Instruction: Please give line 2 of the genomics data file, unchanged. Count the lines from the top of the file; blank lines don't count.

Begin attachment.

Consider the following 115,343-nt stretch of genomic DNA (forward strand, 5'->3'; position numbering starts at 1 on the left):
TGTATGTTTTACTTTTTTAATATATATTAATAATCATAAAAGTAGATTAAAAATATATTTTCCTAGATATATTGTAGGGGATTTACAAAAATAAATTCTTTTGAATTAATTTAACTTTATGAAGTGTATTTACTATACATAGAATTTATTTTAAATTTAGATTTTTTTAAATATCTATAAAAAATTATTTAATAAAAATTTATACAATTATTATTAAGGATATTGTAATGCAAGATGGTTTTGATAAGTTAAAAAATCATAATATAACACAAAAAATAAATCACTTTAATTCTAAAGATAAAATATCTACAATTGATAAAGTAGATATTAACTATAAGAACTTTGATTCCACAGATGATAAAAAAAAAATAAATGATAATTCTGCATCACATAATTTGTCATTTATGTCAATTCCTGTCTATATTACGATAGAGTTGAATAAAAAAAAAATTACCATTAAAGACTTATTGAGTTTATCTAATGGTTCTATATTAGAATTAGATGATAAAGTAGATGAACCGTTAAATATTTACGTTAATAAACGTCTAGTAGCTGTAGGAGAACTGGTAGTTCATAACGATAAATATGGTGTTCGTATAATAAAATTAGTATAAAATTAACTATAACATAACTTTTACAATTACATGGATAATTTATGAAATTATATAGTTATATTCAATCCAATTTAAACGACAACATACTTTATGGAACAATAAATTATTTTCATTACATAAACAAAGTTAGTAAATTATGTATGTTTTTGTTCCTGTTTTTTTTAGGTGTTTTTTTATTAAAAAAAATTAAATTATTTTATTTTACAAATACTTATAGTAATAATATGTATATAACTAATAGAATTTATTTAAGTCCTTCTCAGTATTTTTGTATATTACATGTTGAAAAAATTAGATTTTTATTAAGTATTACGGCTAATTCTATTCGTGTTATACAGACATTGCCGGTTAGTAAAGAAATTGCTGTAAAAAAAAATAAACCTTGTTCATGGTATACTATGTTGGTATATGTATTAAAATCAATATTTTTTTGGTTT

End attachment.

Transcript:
TGTATGTTTTACTTTTTTAATATATATTAATAATCATAAAAGTAGATTAAAAATATATTTTCCTAGATATATTGTAGGGGATTTACAAAAATAAATTCTTTTGAATTAATTTAACTTTATGAAGTGTATTTACTATACATAGAATTTATTTTAAATTTAGATTTTTTTAAATATCTATAAAAAATTATTTAATAAAAATTTATACAATTATTATTAAGGATATTGTAATGCAAGATGGTTTTGATAAGTTAAAAAATCATAATATAACACAAAAAATAAATCACTTTAATTCTAAAGATAAAATATCTACAATTGATAAAGTAGATATTAACTATAAGAACTTTGATTCCACAGATGATAAAAAAAAAATAAATGATAATTCTGCATCACATAATTTGTCATTTATGTCAATTCCTGTCTATATTACGATAGAGTTGAATAAAAAAAAAATTACCATTAAAGACTTATTGAGTTTATCTAATGGTTCTATATTAGAATTAGATGATAAAGTAGATGAACCGTTAAATATTTACGTTAATAAACGTCTAGTAGCTGTAGGAGAACTGGTAGTTCATAACGATAAATATGGTGTTCGTATAATAAAATTAGTATAAAATTAACTATAACATAACTTTTACAATTACATGGATAATTTATGAAATTATATAGTTATATTCAATCCAATTTAAACGACAACATACTTTATGGAACAATAAATTATTTTCATTACATAAACAAAGTTAGTAAATTATGTATGTTTTTGTTCCTGTTTTTTTTAGGTGTTTTTTTATTAAAAAAAATTAAATTATTTTATTTTACAAATACTTATAGTAATAATATGTATATAACTAATAGAATTTATTTAAGTCCTTCTCAGTATTTTTGTATATTACATGTTGAAAAAATTAGATTTTTATTAAGTATTACGGCTAATTCTATTCGTGTTATACAGACATTGCCGGTTAGTAAAGAAATTGCTGTAAAAAAAAATAAACCTTGTTCATGGTATACTATGTTGGTATATGTATTAAAATCAATATTTTTTTGGTTT